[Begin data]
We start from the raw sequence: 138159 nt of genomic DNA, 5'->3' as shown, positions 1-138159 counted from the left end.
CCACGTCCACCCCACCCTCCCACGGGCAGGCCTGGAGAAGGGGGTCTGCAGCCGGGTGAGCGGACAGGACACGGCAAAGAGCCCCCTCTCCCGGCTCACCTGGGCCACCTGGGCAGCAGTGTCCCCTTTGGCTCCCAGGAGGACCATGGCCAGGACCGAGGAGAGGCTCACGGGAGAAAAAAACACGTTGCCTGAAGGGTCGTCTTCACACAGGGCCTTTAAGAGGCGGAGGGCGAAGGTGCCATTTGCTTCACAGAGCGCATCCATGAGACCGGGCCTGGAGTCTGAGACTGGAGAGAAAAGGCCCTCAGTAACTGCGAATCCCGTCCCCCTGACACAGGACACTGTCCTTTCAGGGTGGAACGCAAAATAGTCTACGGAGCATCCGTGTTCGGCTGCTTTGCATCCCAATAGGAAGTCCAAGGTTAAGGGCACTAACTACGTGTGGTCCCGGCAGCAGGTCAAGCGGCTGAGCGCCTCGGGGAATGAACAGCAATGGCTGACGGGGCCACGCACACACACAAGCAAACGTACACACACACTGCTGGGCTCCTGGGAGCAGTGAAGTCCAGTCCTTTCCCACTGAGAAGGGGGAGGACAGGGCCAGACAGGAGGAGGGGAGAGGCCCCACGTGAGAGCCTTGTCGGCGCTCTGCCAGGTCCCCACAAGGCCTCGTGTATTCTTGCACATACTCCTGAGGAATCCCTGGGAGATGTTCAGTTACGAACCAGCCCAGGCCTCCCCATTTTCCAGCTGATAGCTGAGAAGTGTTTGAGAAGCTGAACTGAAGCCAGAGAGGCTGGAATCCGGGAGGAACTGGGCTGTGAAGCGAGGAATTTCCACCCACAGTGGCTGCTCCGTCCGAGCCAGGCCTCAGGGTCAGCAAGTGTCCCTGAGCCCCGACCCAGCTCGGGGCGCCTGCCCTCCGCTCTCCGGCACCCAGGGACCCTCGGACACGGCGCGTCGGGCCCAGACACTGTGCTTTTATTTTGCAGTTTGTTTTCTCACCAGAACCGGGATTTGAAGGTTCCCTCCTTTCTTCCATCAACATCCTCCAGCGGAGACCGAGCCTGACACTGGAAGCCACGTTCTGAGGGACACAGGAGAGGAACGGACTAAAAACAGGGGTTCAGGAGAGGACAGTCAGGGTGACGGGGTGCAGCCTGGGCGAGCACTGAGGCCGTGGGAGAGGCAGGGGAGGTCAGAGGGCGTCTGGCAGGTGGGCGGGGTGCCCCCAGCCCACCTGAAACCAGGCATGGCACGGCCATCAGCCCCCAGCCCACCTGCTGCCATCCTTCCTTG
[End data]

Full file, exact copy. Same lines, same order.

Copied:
We start from the raw sequence: 138159 nt of genomic DNA, 5'->3' as shown, positions 1-138159 counted from the left end.
CCACGTCCACCCCACCCTCCCACGGGCAGGCCTGGAGAAGGGGGTCTGCAGCCGGGTGAGCGGACAGGACACGGCAAAGAGCCCCCTCTCCCGGCTCACCTGGGCCACCTGGGCAGCAGTGTCCCCTTTGGCTCCCAGGAGGACCATGGCCAGGACCGAGGAGAGGCTCACGGGAGAAAAAAACACGTTGCCTGAAGGGTCGTCTTCACACAGGGCCTTTAAGAGGCGGAGGGCGAAGGTGCCATTTGCTTCACAGAGCGCATCCATGAGACCGGGCCTGGAGTCTGAGACTGGAGAGAAAAGGCCCTCAGTAACTGCGAATCCCGTCCCCCTGACACAGGACACTGTCCTTTCAGGGTGGAACGCAAAATAGTCTACGGAGCATCCGTGTTCGGCTGCTTTGCATCCCAATAGGAAGTCCAAGGTTAAGGGCACTAACTACGTGTGGTCCCGGCAGCAGGTCAAGCGGCTGAGCGCCTCGGGGAATGAACAGCAATGGCTGACGGGGCCACGCACACACACAAGCAAACGTACACACACACTGCTGGGCTCCTGGGAGCAGTGAAGTCCAGTCCTTTCCCACTGAGAAGGGGGAGGACAGGGCCAGACAGGAGGAGGGGAGAGGCCCCACGTGAGAGCCTTGTCGGCGCTCTGCCAGGTCCCCACAAGGCCTCGTGTATTCTTGCACATACTCCTGAGGAATCCCTGGGAGATGTTCAGTTACGAACCAGCCCAGGCCTCCCCATTTTCCAGCTGATAGCTGAGAAGTGTTTGAGAAGCTGAACTGAAGCCAGAGAGGCTGGAATCCGGGAGGAACTGGGCTGTGAAGCGAGGAATTTCCACCCACAGTGGCTGCTCCGTCCGAGCCAGGCCTCAGGGTCAGCAAGTGTCCCTGAGCCCCGACCCAGCTCGGGGCGCCTGCCCTCCGCTCTCCGGCACCCAGGGACCCTCGGACACGGCGCGTCGGGCCCAGACACTGTGCTTTTATTTTGCAGTTTGTTTTCTCACCAGAACCGGGATTTGAAGGTTCCCTCCTTTCTTCCATCAACATCCTCCAGCGGAGACCGAGCCTGACACTGGAAGCCACGTTCTGAGGGACACAGGAGAGGAACGGACTAAAAACAGGGGTTCAGGAGAGGACAGTCAGGGTGACGGGGTGCAGCCTGGGCGAGCACTGAGGCCGTGGGAGAGGCAGGGGAGGTCAGAGGGCGTCTGGCAGGTGGGCGGGGTGCCCCCAGCCCACCTGAAACCAGGCATGGCACGGCCATCAGCCCCCAGCCCACCTGCTGCCATCCTTCCTTG